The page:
Tri-County Electric Corp. did not experience any weather-related outages overnight Wednesday, said Bob Kornegay, manager of marketing and member services.

Duke Energy Progress also reported no outages in the area.

"Once again we are being affected by extreme cold temperatures and it looks as if freezing temps will continue over the next few days," Kornegay said. "Our system has extra capacity built-in, but electric usage is running at record high levels, and we are asking our members to conserve energy.

"If we work together, we can control some of the costs that affect our electric bill and safeguard our system. Stay safe and warm."

Kornegay offered the following tips on how to conserve:

• Lower your thermostat 3 degrees and preferably leave it set at 68.

• Unplug unnecessary electric devices

• Delay the use of dishwasher, clothes dryer and washing machine from peak times -- 5 a.m. until 8 a.m. then from 5 p.m. until 8 p.m.

• Turn off lights when not in use.

• Seal window and doors.

Other state storm preparations include:

• Department of Transportation crews applied more than 1.7 million gallons of salt brine across roadways in 56 counties and have crews and equipment ready to clear ice and snow.

• State troopers are marking abandoned vehicles along the roadway and are coordinating with local law enforcement to ensure no one is left stranded in these dangerous temperatures.

• State troopers and transportation crews are working to clear disabled vehicles quickly so they don't impede traffic.

• National Guard troops are on standby and prepared to respond as needed.

• Adverse weather policy is in effect for state employees. State employees should coordinate with their supervisors.

Cooper reminded citizens to heed the advice of law enforcement officials and emergency responders to ensure everyone's safety during the storm.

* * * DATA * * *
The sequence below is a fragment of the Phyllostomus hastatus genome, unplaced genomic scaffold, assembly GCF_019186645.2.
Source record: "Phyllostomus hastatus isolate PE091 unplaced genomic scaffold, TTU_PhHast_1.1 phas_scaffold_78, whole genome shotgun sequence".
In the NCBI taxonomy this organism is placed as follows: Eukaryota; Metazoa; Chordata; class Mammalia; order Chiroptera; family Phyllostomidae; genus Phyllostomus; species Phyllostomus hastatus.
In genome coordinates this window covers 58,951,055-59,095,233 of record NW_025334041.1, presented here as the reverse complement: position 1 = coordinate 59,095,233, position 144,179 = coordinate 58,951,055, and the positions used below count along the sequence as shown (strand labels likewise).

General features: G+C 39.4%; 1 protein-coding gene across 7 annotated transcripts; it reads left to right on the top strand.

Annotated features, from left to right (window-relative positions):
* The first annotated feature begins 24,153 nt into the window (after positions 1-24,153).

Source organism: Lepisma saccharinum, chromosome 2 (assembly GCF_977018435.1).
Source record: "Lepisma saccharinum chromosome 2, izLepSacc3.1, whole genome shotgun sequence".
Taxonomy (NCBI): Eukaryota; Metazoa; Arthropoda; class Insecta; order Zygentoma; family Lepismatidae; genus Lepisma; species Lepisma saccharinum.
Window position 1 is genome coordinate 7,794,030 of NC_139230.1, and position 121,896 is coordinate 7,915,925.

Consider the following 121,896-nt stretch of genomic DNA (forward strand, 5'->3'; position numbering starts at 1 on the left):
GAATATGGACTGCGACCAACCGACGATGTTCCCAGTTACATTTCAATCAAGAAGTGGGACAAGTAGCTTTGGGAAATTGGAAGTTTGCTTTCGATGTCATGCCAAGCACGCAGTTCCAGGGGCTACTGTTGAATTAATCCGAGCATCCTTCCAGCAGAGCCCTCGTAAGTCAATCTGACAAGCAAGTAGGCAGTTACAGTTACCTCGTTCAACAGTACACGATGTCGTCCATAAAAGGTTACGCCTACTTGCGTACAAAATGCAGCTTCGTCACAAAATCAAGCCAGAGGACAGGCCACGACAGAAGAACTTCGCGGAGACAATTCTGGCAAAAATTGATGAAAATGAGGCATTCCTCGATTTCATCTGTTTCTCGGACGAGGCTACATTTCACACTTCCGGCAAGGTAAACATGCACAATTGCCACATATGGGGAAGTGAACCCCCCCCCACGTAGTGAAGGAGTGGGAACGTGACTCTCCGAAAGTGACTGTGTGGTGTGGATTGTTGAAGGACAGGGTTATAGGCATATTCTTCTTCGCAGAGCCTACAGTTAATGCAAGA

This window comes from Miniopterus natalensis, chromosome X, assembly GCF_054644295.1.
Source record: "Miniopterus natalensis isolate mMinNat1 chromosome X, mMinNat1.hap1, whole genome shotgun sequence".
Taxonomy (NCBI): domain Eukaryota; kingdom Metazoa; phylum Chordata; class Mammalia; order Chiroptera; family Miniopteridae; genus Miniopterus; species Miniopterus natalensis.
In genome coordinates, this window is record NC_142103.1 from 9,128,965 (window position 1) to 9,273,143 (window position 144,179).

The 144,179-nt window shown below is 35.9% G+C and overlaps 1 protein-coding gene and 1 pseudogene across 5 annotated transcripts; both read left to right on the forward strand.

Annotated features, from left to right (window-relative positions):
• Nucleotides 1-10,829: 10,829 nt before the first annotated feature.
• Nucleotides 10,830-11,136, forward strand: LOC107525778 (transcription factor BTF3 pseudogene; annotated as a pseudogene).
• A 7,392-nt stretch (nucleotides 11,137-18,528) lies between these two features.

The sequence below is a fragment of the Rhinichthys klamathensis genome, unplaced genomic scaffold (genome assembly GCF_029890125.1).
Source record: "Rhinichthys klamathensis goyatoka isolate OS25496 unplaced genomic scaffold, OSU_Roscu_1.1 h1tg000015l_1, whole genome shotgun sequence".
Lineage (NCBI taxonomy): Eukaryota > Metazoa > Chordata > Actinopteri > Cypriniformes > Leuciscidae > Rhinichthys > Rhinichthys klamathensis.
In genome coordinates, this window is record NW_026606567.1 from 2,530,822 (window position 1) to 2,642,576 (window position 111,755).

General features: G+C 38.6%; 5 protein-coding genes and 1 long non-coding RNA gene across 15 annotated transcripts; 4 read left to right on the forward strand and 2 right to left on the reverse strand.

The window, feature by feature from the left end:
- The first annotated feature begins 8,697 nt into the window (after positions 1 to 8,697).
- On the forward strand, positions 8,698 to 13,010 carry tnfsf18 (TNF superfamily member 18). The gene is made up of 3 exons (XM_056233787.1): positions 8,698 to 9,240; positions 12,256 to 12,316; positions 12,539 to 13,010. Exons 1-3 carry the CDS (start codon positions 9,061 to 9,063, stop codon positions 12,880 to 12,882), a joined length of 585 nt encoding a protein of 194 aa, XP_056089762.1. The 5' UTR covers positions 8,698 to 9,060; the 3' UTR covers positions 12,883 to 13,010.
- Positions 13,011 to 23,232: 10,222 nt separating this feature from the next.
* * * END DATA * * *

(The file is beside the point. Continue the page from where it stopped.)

"I encourage people to watch weather forecasts closely and stay off the roads when travel becomes dangerous," Cooper said. "Unnecessary travel not only puts you at risk, but it also risks the lives of emergency services and law enforcement officers who respond to help you."

Since the storm began, State Highway Patrol troopers responded to more than 1,300 calls for service across central and eastern North Carolina, including nearly 900 collisions.

While the storm moved through North Carolina quickly, the extreme cold will linger through the weekend, Cooper said.

With the combination of snow, intense cold and winds, officials are urging people to take extra precautions when outdoors and when heating their homes.

Wear multiple layers of clothing, cover any exposed skin while outside and limit time outdoors.

If you must use an alternative heat source, make sure you know how to do so safely. Never run generators or use grills indoors. Get more tips on cold weather safety from the N.C. Department of Health and Human Services.

Real-time weather and road conditions and shelter openings, as well as winter safety tips, can be found on the free ReadyNC mobile app or online at readync.org.

Travelers are urged to go to drivenc.gov for up to date roadway conditions.

Motorists are reminded not to call 911 or the State Highway Patrol Communication Centers for roadway conditions.

Callers can dial 211 for information about other resources. Deaf and hard-of-hearing callers can dial 888-892-1162.

News-Argus Staff Writer Ethan Smith contributed to this report.